#! perl -w use strict; my @test = ( 0,1,2,3,4,5,6,7,8,9); print 'OK'.$/ if defined( @test[0 .. $#test] ); $test[5] = undef; print 'OK'.$/ if defined( @test[0 .. $#test] ); @test[0 .. $#test] = (undef, undef, undef, undef, undef, undef, undef, + undef, undef, 1); print 'OK'.$/ if defined( @test[0 .. $#test] ); $test[$#test] = undef; print 'OK'.$/ if defined( @test[0 .. $#test] ); __END__ # Output C:\test>test.pl OK OK OK C:\test>

        But as you can see, the only value being tested is the last value. Which makes sense as an array slice is just a list, and a list in a scalar context is just its last value. Which means that the test is equivalent to

        if ( $user_geg[$#user_geg] ) {...}

        That means that your change to $#user_geg-1 is testing the last but one value, which strongly suggests that the last value is undefined?

        My only suggestion is to preceed the if with print defined $user_geg[27]; and see what you get? But if you are seeing output from print $user_geg[27];, it should be defined!

        Sorry I can't suggest better.


        Well It's better than the Abottoire, but Yorkshire!
Re: defined array question
by htoug (Deacon) on Aug 30, 2002 at 11:43 UTC
    I don't get the meaning of this: if( defined @user_geg[0..$#user_geg] ) { }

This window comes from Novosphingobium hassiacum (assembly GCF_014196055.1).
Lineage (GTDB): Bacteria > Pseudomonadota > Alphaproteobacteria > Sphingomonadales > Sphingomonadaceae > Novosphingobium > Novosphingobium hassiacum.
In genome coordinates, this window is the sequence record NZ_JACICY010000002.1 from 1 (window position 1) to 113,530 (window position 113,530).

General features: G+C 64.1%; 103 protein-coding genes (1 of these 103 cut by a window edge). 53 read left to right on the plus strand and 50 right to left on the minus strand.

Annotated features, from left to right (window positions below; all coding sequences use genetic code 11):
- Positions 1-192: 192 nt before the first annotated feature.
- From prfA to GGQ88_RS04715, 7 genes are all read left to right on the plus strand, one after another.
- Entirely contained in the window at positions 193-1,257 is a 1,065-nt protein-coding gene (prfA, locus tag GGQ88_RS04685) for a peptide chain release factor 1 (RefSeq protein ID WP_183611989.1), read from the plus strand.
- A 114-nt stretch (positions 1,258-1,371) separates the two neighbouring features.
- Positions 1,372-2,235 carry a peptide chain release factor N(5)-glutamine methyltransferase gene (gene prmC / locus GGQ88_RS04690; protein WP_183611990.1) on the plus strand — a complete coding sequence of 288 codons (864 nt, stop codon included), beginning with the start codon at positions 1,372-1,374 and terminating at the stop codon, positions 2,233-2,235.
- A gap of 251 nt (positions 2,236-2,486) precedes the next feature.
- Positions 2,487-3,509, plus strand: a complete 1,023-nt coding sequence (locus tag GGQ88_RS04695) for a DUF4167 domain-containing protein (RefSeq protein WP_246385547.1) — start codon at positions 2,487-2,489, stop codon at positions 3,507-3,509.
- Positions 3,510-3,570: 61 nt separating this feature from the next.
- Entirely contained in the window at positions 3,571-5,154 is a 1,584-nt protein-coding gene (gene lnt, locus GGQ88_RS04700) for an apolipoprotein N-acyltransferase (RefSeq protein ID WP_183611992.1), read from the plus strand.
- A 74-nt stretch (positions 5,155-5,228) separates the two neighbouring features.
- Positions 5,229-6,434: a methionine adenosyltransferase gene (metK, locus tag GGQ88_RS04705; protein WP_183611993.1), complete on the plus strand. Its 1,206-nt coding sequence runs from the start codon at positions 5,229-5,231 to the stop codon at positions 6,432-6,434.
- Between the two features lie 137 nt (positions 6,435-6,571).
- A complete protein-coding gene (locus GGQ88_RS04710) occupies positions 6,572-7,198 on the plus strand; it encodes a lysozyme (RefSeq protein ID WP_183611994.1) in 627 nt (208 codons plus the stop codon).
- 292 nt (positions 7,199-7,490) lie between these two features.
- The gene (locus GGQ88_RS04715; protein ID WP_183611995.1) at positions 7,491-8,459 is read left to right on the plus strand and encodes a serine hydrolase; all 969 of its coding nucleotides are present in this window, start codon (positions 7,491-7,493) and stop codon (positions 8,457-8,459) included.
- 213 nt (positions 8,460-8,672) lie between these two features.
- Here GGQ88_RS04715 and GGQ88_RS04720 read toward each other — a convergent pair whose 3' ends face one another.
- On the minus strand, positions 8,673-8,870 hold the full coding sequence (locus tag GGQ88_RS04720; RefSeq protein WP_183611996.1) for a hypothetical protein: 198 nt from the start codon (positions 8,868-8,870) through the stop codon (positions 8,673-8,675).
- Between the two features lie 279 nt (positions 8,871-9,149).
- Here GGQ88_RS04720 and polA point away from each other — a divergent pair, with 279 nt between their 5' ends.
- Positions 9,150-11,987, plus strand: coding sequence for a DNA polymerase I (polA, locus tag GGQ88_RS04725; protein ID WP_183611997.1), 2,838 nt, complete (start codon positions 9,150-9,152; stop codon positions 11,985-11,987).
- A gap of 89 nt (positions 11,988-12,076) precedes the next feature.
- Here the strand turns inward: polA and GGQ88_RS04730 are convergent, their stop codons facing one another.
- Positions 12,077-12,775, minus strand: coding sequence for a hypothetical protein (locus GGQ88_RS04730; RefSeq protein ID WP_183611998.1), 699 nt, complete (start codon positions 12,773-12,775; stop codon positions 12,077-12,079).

Now lets see what it means.

    • 0..$#user_geg creates a list of integers from 1 to 27 (in this case). OK.
    • @user_geg[0..$#user_geg] return an arrayslice consisting of elements 1..27 of the array user_geg. By my book this is the same as @user_geg. Hmmm not so good...
    • defined @user_geg (leaving out the 0..27 part for now) is meaningless:
      perldoc -f defined says: Use of "defined" on aggregates (hashes and arrays) is deprecated.. Not OK!

    What you probably mean is "if there are any elements in the array 'user_egg' then ..." which can be expressed as
    if (@user_geg) { }
    See - much simpler.

    Your original question as to why you have to add the -1 is probably answered by the meaninglessness of defined @user_geg.

Re: defined array question
by davorg (Chancellor) on Aug 30, 2002 at 13:16 UTC

    perldoc -f defined tells us: